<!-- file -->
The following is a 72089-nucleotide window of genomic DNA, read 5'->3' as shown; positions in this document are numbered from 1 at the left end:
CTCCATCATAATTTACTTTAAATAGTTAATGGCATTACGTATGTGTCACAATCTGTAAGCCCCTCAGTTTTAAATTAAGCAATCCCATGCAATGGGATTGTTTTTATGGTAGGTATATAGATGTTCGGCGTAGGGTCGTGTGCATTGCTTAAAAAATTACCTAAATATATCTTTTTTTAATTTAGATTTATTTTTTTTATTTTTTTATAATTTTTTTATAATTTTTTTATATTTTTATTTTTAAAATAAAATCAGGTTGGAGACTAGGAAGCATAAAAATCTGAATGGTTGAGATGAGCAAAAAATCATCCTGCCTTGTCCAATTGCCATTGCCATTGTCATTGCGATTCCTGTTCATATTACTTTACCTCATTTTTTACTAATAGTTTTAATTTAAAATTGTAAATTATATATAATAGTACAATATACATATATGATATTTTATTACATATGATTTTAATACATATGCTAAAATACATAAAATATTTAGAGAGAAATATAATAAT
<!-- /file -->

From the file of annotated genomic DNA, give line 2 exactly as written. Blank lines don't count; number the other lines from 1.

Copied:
CTCCATCATAATTTACTTTAAATAGTTAATGGCATTACGTATGTGTCACAATCTGTAAGCCCCTCAGTTTTAAATTAAGCAATCCCATGCAATGGGATTGTTTTTATGGTAGGTATATAGATGTTCGGCGTAGGGTCGTGTGCATTGCTTAAAAAATTACCTAAATATATCTTTTTTTAATTTAGATTTATTTTTTTTATTTTTTTATAATTTTTTTATAATTTTTTTATATTTTTATTTTTAAAATAAAATCAGGTTGGAGACTAGGAAGCATAAAAATCTGAATGGTTGAGATGAGCAAAAAATCATCCTGCCTTGTCCAATTGCCATTGCCATTGTCATTGCGATTCCTGTTCATATTACTTTACCTCATTTTTTACTAATAGTTTTAATTTAAAATTGTAAATTATATATAATAGTACAATATACATATATGATATTTTATTACATATGATTTTAATACATATGCTAAAATACATAAAATATTTAGAGAGAAATATAATAAT